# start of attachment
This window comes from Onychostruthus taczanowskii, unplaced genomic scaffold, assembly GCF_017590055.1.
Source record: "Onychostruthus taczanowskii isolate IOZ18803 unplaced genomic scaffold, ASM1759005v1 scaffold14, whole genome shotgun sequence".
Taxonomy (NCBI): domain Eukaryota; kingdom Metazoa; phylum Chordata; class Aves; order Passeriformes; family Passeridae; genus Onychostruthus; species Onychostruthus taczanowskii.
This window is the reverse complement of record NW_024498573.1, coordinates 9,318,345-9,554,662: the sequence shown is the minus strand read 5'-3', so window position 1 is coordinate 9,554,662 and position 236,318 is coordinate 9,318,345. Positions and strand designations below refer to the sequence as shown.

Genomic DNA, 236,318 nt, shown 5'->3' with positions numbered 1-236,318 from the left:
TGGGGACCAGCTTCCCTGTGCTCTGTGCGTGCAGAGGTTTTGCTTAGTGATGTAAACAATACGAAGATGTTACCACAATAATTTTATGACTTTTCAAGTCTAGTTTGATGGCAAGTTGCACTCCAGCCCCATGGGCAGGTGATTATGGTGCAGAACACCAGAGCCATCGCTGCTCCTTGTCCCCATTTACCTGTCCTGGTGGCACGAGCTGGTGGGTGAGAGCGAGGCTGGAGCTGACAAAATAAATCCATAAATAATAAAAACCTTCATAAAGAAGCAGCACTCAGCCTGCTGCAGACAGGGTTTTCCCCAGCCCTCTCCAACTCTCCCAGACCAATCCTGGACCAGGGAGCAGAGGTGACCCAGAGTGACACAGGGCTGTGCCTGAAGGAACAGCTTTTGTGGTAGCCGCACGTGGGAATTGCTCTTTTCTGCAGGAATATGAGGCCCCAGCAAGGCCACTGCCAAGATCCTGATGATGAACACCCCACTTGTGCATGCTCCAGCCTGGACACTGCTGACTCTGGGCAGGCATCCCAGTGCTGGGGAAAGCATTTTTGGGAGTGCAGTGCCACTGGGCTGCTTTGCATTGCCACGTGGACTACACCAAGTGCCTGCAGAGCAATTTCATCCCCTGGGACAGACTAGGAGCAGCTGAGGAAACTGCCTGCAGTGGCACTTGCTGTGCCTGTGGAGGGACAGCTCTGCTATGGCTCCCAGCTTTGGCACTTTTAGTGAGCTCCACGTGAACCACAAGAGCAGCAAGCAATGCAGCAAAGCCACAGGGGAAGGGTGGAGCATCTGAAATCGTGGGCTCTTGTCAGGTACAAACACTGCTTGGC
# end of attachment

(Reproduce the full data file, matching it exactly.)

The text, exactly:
This window comes from Onychostruthus taczanowskii, unplaced genomic scaffold, assembly GCF_017590055.1.
Source record: "Onychostruthus taczanowskii isolate IOZ18803 unplaced genomic scaffold, ASM1759005v1 scaffold14, whole genome shotgun sequence".
Taxonomy (NCBI): domain Eukaryota; kingdom Metazoa; phylum Chordata; class Aves; order Passeriformes; family Passeridae; genus Onychostruthus; species Onychostruthus taczanowskii.
This window is the reverse complement of record NW_024498573.1, coordinates 9,318,345-9,554,662: the sequence shown is the minus strand read 5'-3', so window position 1 is coordinate 9,554,662 and position 236,318 is coordinate 9,318,345. Positions and strand designations below refer to the sequence as shown.

Genomic DNA, 236,318 nt, shown 5'->3' with positions numbered 1-236,318 from the left:
TGGGGACCAGCTTCCCTGTGCTCTGTGCGTGCAGAGGTTTTGCTTAGTGATGTAAACAATACGAAGATGTTACCACAATAATTTTATGACTTTTCAAGTCTAGTTTGATGGCAAGTTGCACTCCAGCCCCATGGGCAGGTGATTATGGTGCAGAACACCAGAGCCATCGCTGCTCCTTGTCCCCATTTACCTGTCCTGGTGGCACGAGCTGGTGGGTGAGAGCGAGGCTGGAGCTGACAAAATAAATCCATAAATAATAAAAACCTTCATAAAGAAGCAGCACTCAGCCTGCTGCAGACAGGGTTTTCCCCAGCCCTCTCCAACTCTCCCAGACCAATCCTGGACCAGGGAGCAGAGGTGACCCAGAGTGACACAGGGCTGTGCCTGAAGGAACAGCTTTTGTGGTAGCCGCACGTGGGAATTGCTCTTTTCTGCAGGAATATGAGGCCCCAGCAAGGCCACTGCCAAGATCCTGATGATGAACACCCCACTTGTGCATGCTCCAGCCTGGACACTGCTGACTCTGGGCAGGCATCCCAGTGCTGGGGAAAGCATTTTTGGGAGTGCAGTGCCACTGGGCTGCTTTGCATTGCCACGTGGACTACACCAAGTGCCTGCAGAGCAATTTCATCCCCTGGGACAGACTAGGAGCAGCTGAGGAAACTGCCTGCAGTGGCACTTGCTGTGCCTGTGGAGGGACAGCTCTGCTATGGCTCCCAGCTTTGGCACTTTTAGTGAGCTCCACGTGAACCACAAGAGCAGCAAGCAATGCAGCAAAGCCACAGGGGAAGGGTGGAGCATCTGAAATCGTGGGCTCTTGTCAGGTACAAACACTGCTTGGC